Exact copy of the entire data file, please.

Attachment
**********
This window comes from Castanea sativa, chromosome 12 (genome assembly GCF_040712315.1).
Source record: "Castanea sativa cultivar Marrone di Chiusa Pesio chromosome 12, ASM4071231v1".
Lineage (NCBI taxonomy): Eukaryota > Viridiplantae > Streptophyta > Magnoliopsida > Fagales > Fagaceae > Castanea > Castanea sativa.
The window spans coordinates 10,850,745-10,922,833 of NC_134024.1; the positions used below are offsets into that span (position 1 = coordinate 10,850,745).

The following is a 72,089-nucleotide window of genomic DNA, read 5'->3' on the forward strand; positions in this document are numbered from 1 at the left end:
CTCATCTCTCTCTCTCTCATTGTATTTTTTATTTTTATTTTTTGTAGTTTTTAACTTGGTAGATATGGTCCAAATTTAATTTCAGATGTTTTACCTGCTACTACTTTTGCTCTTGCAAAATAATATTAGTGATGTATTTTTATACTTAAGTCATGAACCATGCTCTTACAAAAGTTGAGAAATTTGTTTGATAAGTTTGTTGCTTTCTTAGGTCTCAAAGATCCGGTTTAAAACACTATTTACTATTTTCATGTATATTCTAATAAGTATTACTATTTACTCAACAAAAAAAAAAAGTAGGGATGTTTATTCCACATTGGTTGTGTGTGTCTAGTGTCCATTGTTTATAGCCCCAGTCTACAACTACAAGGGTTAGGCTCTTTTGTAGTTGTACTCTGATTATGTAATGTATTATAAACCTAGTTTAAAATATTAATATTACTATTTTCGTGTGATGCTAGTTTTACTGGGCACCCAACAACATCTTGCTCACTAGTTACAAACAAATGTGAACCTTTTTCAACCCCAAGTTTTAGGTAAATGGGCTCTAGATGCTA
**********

This window comes from Castanea sativa, chromosome 12 (genome assembly GCF_040712315.1).
Source record: "Castanea sativa cultivar Marrone di Chiusa Pesio chromosome 12, ASM4071231v1".
Lineage (NCBI taxonomy): Eukaryota > Viridiplantae > Streptophyta > Magnoliopsida > Fagales > Fagaceae > Castanea > Castanea sativa.
The window spans coordinates 10,850,745-10,922,833 of NC_134024.1; the positions used below are offsets into that span (position 1 = coordinate 10,850,745).

The following is a 72,089-nucleotide window of genomic DNA, read 5'->3' on the forward strand; positions in this document are numbered from 1 at the left end:
CTCATCTCTCTCTCTCTCATTGTATTTTTTATTTTTATTTTTTGTAGTTTTTAACTTGGTAGATATGGTCCAAATTTAATTTCAGATGTTTTACCTGCTACTACTTTTGCTCTTGCAAAATAATATTAGTGATGTATTTTTATACTTAAGTCATGAACCATGCTCTTACAAAAGTTGAGAAATTTGTTTGATAAGTTTGTTGCTTTCTTAGGTCTCAAAGATCCGGTTTAAAACACTATTTACTATTTTCATGTATATTCTAATAAGTATTACTATTTACTCAACAAAAAAAAAAAGTAGGGATGTTTATTCCACATTGGTTGTGTGTGTCTAGTGTCCATTGTTTATAGCCCCAGTCTACAACTACAAGGGTTAGGCTCTTTTGTAGTTGTACTCTGATTATGTAATGTATTATAAACCTAGTTTAAAATATTAATATTACTATTTTCGTGTGATGCTAGTTTTACTGGGCACCCAACAACATCTTGCTCACTAGTTACAAACAAATGTGAACCTTTTTCAACCCCAAGTTTTAGGTAAATGGGCTCTAGATGCTA